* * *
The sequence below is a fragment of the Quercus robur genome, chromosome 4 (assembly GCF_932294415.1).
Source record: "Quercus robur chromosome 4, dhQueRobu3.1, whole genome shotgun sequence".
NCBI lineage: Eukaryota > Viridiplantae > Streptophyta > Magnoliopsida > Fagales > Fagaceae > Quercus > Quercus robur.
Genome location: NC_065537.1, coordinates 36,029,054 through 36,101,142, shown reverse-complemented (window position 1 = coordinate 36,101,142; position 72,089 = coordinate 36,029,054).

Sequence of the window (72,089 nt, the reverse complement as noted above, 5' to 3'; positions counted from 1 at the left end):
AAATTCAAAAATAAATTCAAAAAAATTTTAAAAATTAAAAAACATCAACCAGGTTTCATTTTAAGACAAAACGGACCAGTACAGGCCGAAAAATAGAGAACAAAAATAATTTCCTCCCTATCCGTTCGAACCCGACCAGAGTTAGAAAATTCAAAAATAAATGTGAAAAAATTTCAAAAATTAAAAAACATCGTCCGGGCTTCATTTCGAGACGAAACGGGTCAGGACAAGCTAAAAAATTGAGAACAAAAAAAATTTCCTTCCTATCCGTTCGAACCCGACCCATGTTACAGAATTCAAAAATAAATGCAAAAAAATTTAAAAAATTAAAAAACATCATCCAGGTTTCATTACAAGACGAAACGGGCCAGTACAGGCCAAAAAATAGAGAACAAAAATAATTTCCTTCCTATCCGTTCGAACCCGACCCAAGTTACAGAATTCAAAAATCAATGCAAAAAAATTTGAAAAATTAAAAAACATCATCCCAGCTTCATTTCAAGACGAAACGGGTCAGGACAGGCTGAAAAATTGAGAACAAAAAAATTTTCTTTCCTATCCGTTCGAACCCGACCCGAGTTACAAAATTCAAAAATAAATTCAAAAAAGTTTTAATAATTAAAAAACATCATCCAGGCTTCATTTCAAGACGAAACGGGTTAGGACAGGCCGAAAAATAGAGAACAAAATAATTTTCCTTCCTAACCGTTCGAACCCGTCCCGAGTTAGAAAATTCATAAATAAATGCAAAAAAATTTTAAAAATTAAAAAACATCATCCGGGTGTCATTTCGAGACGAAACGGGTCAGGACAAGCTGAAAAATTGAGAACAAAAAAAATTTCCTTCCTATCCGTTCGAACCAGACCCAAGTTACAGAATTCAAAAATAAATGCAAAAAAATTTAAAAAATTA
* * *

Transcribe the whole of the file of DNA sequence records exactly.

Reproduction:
The sequence below is a fragment of the Quercus robur genome, chromosome 4 (assembly GCF_932294415.1).
Source record: "Quercus robur chromosome 4, dhQueRobu3.1, whole genome shotgun sequence".
NCBI lineage: Eukaryota > Viridiplantae > Streptophyta > Magnoliopsida > Fagales > Fagaceae > Quercus > Quercus robur.
Genome location: NC_065537.1, coordinates 36,029,054 through 36,101,142, shown reverse-complemented (window position 1 = coordinate 36,101,142; position 72,089 = coordinate 36,029,054).

Sequence of the window (72,089 nt, the reverse complement as noted above, 5' to 3'; positions counted from 1 at the left end):
AAATTCAAAAATAAATTCAAAAAAATTTTAAAAATTAAAAAACATCAACCAGGTTTCATTTTAAGACAAAACGGACCAGTACAGGCCGAAAAATAGAGAACAAAAATAATTTCCTCCCTATCCGTTCGAACCCGACCAGAGTTAGAAAATTCAAAAATAAATGTGAAAAAATTTCAAAAATTAAAAAACATCGTCCGGGCTTCATTTCGAGACGAAACGGGTCAGGACAAGCTAAAAAATTGAGAACAAAAAAAATTTCCTTCCTATCCGTTCGAACCCGACCCATGTTACAGAATTCAAAAATAAATGCAAAAAAATTTAAAAAATTAAAAAACATCATCCAGGTTTCATTACAAGACGAAACGGGCCAGTACAGGCCAAAAAATAGAGAACAAAAATAATTTCCTTCCTATCCGTTCGAACCCGACCCAAGTTACAGAATTCAAAAATCAATGCAAAAAAATTTGAAAAATTAAAAAACATCATCCCAGCTTCATTTCAAGACGAAACGGGTCAGGACAGGCTGAAAAATTGAGAACAAAAAAATTTTCTTTCCTATCCGTTCGAACCCGACCCGAGTTACAAAATTCAAAAATAAATTCAAAAAAGTTTTAATAATTAAAAAACATCATCCAGGCTTCATTTCAAGACGAAACGGGTTAGGACAGGCCGAAAAATAGAGAACAAAATAATTTTCCTTCCTAACCGTTCGAACCCGTCCCGAGTTAGAAAATTCATAAATAAATGCAAAAAAATTTTAAAAATTAAAAAACATCATCCGGGTGTCATTTCGAGACGAAACGGGTCAGGACAAGCTGAAAAATTGAGAACAAAAAAAATTTCCTTCCTATCCGTTCGAACCAGACCCAAGTTACAGAATTCAAAAATAAATGCAAAAAAATTTAAAAAATTA